Netflix is planning a major expansion into Europe, the Middle East, and Africa. This comes as it turns away from the US to fuel its rampant user growth.
Netflix will invest $1 billion into original content made in these regions in 2018, it was reported by the Financial Times newspaper though did not respond to Verdict’s attempt to verify the story.
The streaming service did however say its 2018 investment represents double the cash it spent on creating original programming in 2017.
At the conference in Rome, Netflix shared details on ten brand new original productions made in Europe.
These include seven new drama series made in the Netherlands, France, Germany, Italy, Spain, and the UK respectively. In addition, there are two documentary series coming from France and Netflix’s first Italian original movie.
Netflix also announced updates and news about a whole host of pre-existing original series. For example, they confirmed a second series of Dark.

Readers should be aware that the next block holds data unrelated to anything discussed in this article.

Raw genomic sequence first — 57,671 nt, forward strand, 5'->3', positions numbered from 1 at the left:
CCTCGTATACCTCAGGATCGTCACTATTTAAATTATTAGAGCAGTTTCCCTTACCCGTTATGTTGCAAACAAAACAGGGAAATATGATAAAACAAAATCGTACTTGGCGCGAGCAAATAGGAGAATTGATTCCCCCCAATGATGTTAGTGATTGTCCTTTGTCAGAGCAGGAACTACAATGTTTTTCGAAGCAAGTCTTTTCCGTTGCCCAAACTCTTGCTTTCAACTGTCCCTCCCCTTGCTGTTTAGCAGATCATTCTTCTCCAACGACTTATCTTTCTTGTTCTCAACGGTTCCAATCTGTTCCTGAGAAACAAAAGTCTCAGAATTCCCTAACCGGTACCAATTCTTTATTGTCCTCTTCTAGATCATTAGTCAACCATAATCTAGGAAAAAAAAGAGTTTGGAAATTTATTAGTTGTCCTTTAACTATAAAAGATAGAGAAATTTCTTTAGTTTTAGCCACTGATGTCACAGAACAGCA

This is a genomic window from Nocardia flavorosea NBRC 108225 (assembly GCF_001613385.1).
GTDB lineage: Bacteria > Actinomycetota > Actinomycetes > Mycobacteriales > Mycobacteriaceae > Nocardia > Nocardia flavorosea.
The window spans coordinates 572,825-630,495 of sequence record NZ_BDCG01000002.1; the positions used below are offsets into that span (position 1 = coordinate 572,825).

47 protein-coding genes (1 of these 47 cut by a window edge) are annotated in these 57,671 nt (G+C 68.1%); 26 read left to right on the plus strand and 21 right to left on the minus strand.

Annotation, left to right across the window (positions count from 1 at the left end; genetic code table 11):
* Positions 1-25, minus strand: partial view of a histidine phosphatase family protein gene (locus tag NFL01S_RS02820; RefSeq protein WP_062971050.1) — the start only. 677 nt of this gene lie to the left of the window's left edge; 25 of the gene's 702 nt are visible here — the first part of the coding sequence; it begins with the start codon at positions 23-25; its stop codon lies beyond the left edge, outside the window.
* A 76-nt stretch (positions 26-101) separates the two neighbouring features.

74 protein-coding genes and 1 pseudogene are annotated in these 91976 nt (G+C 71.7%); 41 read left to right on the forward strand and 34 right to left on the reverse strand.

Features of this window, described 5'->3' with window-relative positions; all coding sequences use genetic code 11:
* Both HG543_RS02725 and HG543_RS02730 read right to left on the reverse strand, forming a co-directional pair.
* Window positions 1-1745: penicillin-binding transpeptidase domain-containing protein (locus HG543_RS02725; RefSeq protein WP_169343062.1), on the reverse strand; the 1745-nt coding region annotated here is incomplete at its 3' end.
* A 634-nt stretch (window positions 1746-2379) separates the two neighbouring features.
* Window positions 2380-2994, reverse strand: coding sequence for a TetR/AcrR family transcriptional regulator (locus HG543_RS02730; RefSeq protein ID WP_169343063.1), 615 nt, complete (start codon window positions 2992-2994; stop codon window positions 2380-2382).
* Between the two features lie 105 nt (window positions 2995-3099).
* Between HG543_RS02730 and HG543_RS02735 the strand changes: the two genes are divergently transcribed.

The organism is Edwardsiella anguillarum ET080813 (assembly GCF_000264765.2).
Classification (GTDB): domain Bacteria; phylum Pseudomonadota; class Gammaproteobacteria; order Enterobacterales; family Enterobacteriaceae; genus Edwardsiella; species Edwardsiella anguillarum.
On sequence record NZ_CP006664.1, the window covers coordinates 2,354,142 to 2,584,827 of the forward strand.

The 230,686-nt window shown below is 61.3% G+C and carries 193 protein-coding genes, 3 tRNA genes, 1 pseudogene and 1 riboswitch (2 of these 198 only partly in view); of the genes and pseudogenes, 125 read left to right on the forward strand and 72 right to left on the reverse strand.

Why is Netflix expanding into Europe?
This European expansion represents a smart move for Netflix. The company confirmed that European productions are performing well with a global audience. They cite examples including Dark (Germany), Suburra (Italy), Las Chicas del Cable (Spain) and Black Mirror (UK).
In a press release, Netflix note:
“Dark, which debuted last December, generated unexpected fandom in countries such as Chile, Bangladesh and Canada, and, for every hour watched in Germany, nine hours were watched internationally.”
Still, the success of television series internationally is far from guaranteed.